Santiago Garcia (Minneapolis Heart Institute Foundation, Abbott Northwestern Hospital, Minneapolis, USA) and colleagues report in the Journal of American College of Cardiology that there was a 38% drop in cath lab ST-segment elevation myocardial infarction (STEMI) activations in the USA after the COVID-19 pandemic started to substantially affect US social life and medical operations (1 March 2020). The authors suggest that this could be because patients are avoiding seeking medical attention for fear of contracting the virus in hospital.
Garcia et al write that the US Centers for Disease Control and Prevention (CDCDP), to preserve resources such as personal protective equipment (PPE) and hospital beds, recommend deferring elective procedures—for example, percutaneous coronary intervention (PCI) for patients with stable coronary artery disease. However, they add that both the Society for Cardiac Angiography and Interventions (SCAI) and the American College of Cardiology (ACC) advise that primary PCI should still be performed, during the pandemic, in patients with STEMI.
According to the authors, anecdotal evidence suggests that the number of primary PCI procedures in the USA and across the globe have declined since the outbreak began. “To determine if a decrease in primary PCI is occurring in the USA in the COVID-19 era, we analysed and quantified STEMI activation for nine high-volume cardiac catheterisation laboratories from 1 January 2019 to 31 March 2020,” they write.
The mixed model showed an estimated 38% reduction in cardiac catheterisation laboratory STEMI activations in March 2020, compared with the previous 14 months. The authors comment: “All sites combined reported >180 STEMI activations in the before COVID-19 period. In contrast, all sites combined reported only 138 activations.” They say that the 38% reduction is similar to a 40% reduction that has been seen in Spain.
Garcia et al observe that, during the pandemic, activations might have been expected to go up “given the potential heightened environmental and psychological stressors”. Cases of STEMI induced by viral illness and STEMI mimickers such as COVID-19 myopericarditis may also have theoretically caused activations to increase. “Potential aetiologies for the decrease in STEMI primary PCI activations include avoidance of medical care due to social distancing or concerns of contracting COVID-19 in hospital, STEMI misdiagnosis, and increased use of pharmacological reperfusion due to COVID-19,” the authors speculate.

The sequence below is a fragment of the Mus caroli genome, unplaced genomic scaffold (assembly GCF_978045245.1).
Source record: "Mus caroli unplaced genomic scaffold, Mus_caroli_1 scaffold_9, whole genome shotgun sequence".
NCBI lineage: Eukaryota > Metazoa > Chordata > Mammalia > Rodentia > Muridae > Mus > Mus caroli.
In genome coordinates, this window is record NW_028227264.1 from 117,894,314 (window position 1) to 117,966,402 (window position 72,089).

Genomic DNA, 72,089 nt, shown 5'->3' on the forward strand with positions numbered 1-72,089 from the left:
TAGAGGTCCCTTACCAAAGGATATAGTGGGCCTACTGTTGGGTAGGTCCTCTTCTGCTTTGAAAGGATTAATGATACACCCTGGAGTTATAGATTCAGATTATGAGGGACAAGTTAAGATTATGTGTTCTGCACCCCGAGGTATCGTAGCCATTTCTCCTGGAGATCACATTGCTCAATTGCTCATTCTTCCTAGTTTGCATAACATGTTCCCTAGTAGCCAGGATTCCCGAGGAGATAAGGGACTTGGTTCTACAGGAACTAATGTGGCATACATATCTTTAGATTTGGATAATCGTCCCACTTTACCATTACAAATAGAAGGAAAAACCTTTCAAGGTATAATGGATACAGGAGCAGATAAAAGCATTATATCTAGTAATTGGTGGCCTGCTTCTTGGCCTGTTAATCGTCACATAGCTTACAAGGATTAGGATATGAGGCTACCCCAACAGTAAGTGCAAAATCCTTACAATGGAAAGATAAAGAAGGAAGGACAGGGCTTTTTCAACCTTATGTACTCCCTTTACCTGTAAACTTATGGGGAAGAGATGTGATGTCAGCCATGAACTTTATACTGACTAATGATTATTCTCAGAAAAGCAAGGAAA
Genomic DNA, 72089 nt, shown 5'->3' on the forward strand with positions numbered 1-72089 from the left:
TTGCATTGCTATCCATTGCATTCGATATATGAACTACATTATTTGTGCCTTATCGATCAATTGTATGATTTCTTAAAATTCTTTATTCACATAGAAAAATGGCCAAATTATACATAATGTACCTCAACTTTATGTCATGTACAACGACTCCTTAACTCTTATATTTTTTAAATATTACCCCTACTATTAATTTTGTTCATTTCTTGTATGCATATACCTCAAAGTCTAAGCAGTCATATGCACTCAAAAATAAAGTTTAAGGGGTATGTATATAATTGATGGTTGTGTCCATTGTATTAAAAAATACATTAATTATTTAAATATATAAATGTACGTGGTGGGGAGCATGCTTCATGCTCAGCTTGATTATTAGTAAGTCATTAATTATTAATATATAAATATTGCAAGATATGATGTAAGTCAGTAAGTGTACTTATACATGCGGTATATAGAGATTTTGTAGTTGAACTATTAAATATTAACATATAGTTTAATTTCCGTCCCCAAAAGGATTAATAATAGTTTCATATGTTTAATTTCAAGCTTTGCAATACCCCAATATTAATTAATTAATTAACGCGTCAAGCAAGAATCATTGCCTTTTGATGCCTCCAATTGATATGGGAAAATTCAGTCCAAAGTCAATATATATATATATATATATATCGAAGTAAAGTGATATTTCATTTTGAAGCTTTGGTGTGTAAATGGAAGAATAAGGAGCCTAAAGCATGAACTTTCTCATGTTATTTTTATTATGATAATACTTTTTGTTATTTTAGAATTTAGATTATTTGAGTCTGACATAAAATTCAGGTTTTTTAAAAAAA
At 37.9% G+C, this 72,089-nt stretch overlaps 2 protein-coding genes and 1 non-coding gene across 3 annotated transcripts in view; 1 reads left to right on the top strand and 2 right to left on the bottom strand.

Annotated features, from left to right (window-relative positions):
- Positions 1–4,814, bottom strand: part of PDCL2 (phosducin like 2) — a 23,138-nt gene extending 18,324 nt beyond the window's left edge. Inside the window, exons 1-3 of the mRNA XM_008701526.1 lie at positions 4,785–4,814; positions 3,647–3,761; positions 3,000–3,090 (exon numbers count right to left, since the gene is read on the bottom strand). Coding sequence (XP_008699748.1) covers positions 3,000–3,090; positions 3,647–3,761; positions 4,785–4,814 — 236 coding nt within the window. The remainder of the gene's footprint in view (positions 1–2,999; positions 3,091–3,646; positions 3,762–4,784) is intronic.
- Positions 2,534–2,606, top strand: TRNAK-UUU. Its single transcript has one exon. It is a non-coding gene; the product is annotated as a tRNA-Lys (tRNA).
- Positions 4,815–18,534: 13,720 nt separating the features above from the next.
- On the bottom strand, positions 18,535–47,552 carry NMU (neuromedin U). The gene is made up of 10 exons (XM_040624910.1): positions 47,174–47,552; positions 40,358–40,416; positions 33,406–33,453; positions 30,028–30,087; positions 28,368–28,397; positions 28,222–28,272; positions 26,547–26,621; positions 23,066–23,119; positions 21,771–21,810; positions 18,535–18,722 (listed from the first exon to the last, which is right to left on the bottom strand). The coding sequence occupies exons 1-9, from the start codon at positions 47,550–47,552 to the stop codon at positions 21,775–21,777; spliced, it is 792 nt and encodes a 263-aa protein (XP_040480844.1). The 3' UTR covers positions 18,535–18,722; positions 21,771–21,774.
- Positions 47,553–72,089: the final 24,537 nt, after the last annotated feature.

Garcia and colleagues conclude that their preliminary paper by saying that they continue to “follow this early signal and investigate its causes”. “It is particularly crucial to understand if patient-based anxiety is decreasing presentation of STEMI patients to the US hospital system,” the authors state.
Garcia told BIBA Briefings: “We need to understand what are the forces driving this unexpected fall in the number of cardiac catheterisation laboratory activations for the most serious heart attacks. Importantly, this decline in cath lab activation coincides with reports of an increased number of cardiac arrests at home. We cannot be certain the two are linked, but it is possible that many patients with heart attacks are deciding to stay home due to concerns about contracting COVID-19 in the hospital or because they think they have COVID-19 and should self-isolate at home. Patients need to be reassured that hospitals are safe and fully operational when it comes to treating cardiovascular emergencies.”
Following the reports of reductions in primary PCI, both the European Society of Cardiology and the ACC have taken steps to urge the general public to seek medical advice if they experience the symptoms of myocardial infarctions. Both societies stress that hospitals are taking the necessary precautions to reduce the risk of patients contracting COVID-19 while in hospital.